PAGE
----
Amanda Bynes

Another child star proves need to teach coping skills

Amanda Bynes

Amanda Bynes

Actress Amanda Bynes could remain in a mental health facility for up to two weeks after authorities detained her Monday night in front of a Thousand Oaks home. But before she can make progress she will need to learn, and probably should have been taught, as should all children, coping skills. How do we deal with career setbacks, rejection and pressures of everyone around us wanting something and then with the sudden emptiness when career opportunities disappear?

The chances of something good emanating from the tragic Amanda Bynes story are not so great. Something happened in the life of the now 27-year old former child star of the Nickelodeon series All That and The Amanda Show, that triggered her mental illness.

The something that happened in her case is clearly both biochemical and psychological—the so-called pressure of her stardom (though most of us would welcome such “pressure”) might have been less damaging than the loss of that stardom as her name and fame began to recede and she came to feel she was just another used up child star without a promising future; complicating matters are her drug dependency problems, including alcohol and marijuana, having been arrested for driving under the influence in California and throwing a bong out of her New York City apartment comically claiming it was a flower pot. Such drug use is symptomatic of deeper psychological problems in dealing with one's life; it also allows, or rather forces, a disintegration of ego, the psyche’s last defense against schizophrenia or split personality. She may also be suffering from low physical self-esteem, judging from her attacks on others’ perceived beauty flaws.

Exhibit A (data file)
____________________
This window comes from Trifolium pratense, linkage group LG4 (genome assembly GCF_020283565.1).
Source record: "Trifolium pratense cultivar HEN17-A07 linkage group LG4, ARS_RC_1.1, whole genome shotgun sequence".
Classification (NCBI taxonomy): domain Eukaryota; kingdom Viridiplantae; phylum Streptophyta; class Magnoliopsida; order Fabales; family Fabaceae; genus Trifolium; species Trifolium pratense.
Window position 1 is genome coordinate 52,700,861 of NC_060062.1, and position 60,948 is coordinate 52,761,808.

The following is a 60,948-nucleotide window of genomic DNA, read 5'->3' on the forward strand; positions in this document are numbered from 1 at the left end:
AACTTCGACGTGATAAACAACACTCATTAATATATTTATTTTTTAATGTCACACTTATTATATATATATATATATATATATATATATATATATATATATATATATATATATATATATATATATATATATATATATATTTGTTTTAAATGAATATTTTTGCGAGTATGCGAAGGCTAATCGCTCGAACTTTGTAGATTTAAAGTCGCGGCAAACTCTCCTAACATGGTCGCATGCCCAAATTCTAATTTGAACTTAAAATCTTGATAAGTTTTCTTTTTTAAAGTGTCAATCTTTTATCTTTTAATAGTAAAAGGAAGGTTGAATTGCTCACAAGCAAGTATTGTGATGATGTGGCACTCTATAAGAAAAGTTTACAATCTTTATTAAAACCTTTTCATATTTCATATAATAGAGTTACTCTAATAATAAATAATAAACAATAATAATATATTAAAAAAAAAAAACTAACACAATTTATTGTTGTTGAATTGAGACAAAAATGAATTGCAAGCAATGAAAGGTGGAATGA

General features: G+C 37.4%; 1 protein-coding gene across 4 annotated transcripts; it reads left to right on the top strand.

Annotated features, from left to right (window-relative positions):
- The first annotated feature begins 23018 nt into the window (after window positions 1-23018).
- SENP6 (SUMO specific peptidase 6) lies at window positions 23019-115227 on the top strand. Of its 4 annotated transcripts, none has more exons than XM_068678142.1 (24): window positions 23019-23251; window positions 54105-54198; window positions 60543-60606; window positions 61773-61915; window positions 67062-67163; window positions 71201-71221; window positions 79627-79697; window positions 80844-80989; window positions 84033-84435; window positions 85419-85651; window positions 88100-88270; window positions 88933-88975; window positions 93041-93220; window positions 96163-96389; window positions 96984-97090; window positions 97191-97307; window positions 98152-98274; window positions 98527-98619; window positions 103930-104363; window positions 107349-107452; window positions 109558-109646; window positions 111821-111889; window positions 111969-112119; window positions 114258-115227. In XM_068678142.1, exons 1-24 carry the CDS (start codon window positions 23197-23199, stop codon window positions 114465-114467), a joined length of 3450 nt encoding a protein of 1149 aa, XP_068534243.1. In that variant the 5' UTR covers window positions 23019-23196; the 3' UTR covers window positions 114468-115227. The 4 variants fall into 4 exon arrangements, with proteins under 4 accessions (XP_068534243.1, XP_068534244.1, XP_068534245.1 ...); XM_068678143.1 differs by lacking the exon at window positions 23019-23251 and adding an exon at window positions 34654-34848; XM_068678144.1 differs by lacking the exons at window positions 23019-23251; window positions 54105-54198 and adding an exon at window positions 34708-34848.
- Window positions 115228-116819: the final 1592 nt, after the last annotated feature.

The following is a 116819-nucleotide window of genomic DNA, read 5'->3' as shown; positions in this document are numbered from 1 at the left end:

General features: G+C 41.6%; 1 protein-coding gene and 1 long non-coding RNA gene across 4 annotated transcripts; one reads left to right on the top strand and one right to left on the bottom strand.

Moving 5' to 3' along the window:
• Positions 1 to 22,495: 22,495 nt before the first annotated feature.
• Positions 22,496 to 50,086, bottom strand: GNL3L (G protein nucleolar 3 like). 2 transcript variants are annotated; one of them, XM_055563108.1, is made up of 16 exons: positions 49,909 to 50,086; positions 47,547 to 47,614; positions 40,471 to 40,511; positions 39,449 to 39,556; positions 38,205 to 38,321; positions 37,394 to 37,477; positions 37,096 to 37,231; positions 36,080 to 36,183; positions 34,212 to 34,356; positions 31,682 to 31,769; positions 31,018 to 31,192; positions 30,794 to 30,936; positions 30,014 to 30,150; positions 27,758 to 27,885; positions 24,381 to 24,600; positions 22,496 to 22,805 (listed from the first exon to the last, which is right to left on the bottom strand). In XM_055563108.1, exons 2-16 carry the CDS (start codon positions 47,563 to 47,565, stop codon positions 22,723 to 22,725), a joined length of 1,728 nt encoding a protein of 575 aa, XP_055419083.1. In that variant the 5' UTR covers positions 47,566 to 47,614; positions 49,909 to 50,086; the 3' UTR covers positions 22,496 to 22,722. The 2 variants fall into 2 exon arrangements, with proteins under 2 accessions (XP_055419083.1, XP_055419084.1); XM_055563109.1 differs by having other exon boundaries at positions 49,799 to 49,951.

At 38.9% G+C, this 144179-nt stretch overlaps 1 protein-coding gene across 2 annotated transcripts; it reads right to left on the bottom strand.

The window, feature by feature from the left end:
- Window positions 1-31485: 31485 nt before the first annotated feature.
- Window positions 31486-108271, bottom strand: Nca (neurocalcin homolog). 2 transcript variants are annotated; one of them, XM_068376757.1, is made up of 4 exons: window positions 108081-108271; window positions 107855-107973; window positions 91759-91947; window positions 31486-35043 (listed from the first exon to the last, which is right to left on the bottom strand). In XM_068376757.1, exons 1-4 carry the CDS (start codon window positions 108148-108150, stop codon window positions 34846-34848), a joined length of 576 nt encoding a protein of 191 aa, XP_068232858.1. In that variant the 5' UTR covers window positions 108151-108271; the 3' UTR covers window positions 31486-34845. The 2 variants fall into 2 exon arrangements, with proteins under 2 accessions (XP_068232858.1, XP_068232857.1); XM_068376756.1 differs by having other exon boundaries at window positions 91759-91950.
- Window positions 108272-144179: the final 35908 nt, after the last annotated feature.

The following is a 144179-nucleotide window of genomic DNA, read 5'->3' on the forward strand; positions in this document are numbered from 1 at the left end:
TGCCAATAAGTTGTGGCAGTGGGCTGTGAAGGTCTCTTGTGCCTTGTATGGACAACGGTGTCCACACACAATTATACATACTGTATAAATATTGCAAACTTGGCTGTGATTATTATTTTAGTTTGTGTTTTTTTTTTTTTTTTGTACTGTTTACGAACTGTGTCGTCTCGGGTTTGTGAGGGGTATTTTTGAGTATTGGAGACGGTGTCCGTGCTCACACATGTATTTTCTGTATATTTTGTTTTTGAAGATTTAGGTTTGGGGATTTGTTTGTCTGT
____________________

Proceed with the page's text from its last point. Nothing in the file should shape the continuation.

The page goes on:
Having lost her license due to drunk driving earlier and facing New York state drug charges, Bynes was most recently hospitalized after setting a fire in front of a Thousand Oaks home (not hers) on a 51-50 charge, a California statute that allows authorities to detain a person thought to be a danger to themself or others for 72 hours (or longer after a court hearing). In this case, she also had poured gasoline on her dog, endangering the canine.

Amanda’s case is not as easy as taking a trip to rehab; she is a dual-diagnosis patient who must deal with both chemical substance abuse as well as mental health issues. It won't be as simple as going off to Betty Ford.

Her case reminds us of Britney Spears who was also thought to be suffering a mental disorder during the disintegration of her marriage to Kevin Federline, losing her children, shaving her head and exhibiting bizarre behaviors. Spears has made it back, although still under a conservatorship. Perhaps Bynes will.

Apparently we don’t teach children how to cope with failure or how to solve problems. We expect them to learn the hard way by falling and picking themselves up again. Kids learn few if any coping skills—which are even more valuable to those with susceptibility to mental illness.

Her parents, meanwhile, are petitioning the court to set up a conservatorship. However, Amanda’s hatred for her parents will interfere with her trust. In addition, her attorneys are running legal interference, assuring everyone she is just fine. Therefore, she will most likely refuse all treatments and certainly anything they recommend. She will have to hit rock bottom and spend time in jail and watch her life become a shambles before she hits rock bottom and, as another famous child star, Lindsey Lohan, has shown even that might not be quite enough.

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